Our team of public historians very quickly became known in Boyle Heights as a group dedicated to the preservation of local history. It is not surprising, therefore, that we were approached by Quetzal Flores, a noted local musician who at the time was working for the East Los Angeles Community Corporation, to evaluate a roomful of documents he encountered in Casa del Mexicano, a long-standing social service center in Boyle Heights scheduled to be remodeled and repurposed. We were asked to evaluate the contents of file cabinets and storage boxes left behind by immigrant organizations working with the Los Angeles Consulate of Mexico when that building was foreclosed and became property of the state of California. What we knew was that part of the collection had already proven useful in one of the first scholarly studies of undocumented workers in California by Stanford historian Ana Raquel Minian.9
The team spent a day investigating the contents of a room full of paper documents and newsletters, almost all in Spanish, as well as a unique set of photographs. We produced a report that we circulated to a variety of university archives to gauge their interest in preserving these archival items. We learned that Stanford University Archives had already passed on the materials, and the Special Collections Unit at the University of Southern California did not have any interest. But we connected with the archivist at the library of California State University, Los Angeles (CSULA), an institution that has particular interest in Boyle Heights history. After extensive negotiations with the current owners of the Casa del Mexicano, CSULA was able to obtain these valuable documents, which will be made available to future researchers and curators. The Boyle Heights Museum hopes to partner with CSULA libraries to help digitize the collection and feature it in one of our future exhibitions.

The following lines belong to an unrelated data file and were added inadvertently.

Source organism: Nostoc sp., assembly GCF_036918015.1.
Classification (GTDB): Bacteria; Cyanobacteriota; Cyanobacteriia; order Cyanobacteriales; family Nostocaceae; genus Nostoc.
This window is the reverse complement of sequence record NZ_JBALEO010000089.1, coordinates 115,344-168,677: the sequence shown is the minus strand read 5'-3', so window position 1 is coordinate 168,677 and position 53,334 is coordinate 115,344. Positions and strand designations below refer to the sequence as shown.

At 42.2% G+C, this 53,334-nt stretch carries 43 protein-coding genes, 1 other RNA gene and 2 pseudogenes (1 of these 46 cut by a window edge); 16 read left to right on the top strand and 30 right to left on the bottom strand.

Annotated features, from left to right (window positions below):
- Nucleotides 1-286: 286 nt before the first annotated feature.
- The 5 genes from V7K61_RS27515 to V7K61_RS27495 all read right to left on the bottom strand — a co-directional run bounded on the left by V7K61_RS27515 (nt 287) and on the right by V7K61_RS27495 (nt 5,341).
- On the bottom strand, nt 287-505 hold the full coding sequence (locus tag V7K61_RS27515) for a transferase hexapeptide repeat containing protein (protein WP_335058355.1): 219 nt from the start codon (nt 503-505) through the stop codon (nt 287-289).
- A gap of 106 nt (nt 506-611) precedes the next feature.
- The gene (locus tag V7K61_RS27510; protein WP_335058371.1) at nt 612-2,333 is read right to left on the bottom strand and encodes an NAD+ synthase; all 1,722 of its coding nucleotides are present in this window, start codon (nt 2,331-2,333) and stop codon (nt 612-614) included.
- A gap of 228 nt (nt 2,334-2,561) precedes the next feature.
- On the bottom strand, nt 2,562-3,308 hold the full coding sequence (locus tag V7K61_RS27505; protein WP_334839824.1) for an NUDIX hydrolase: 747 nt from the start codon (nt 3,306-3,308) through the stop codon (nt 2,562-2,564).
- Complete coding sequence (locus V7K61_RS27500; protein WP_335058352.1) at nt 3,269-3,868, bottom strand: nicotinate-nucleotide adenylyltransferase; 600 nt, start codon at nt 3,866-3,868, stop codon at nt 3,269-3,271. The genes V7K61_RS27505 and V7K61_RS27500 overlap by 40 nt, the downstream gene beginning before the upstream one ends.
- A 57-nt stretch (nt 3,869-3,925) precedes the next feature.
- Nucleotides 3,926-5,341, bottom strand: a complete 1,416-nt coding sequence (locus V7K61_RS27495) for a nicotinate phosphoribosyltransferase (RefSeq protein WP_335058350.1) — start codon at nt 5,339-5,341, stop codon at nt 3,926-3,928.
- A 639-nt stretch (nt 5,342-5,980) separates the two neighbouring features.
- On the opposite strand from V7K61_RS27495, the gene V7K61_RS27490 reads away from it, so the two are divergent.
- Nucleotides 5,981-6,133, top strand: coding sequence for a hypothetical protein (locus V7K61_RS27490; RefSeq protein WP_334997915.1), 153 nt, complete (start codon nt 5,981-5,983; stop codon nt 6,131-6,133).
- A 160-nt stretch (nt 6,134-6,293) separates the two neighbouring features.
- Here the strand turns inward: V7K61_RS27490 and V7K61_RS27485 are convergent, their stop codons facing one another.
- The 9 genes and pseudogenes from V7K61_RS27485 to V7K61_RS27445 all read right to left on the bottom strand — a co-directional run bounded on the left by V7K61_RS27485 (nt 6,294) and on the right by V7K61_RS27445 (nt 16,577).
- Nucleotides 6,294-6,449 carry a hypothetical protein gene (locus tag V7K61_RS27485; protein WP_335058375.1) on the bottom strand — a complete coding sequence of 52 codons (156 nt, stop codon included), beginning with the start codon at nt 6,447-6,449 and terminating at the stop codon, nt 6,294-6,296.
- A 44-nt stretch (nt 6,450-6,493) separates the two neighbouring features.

This ongoing commitment to civic engagement through our work at the Boyle Heights Museum has also transformed my graduate teaching and mentorship. I believe that I am part of a larger movement to radically change the nature of graduate education in the twenty-first century and to produce a new generation of scholar activists who do not structure their lives around scholarship solely for the disciplines they represent, but instead desire to engage the wider public in everything they do.10 And rather than seeing this effort as just a new form of public history or community engagement standing alone, I believe that it will require a full rethinking of the purpose of scholarship in the humanities for the twenty-first century, with a definition of the public that is much more expansive, multiracial, and class diverse than previous versions of civic engagement have been. In short, nothing less than a rethinking of humanities education at the graduate level is necessary to reinvigorate our disciplines and prepare us for the challenges of relevancy and impact for this new generation of scholars and publics.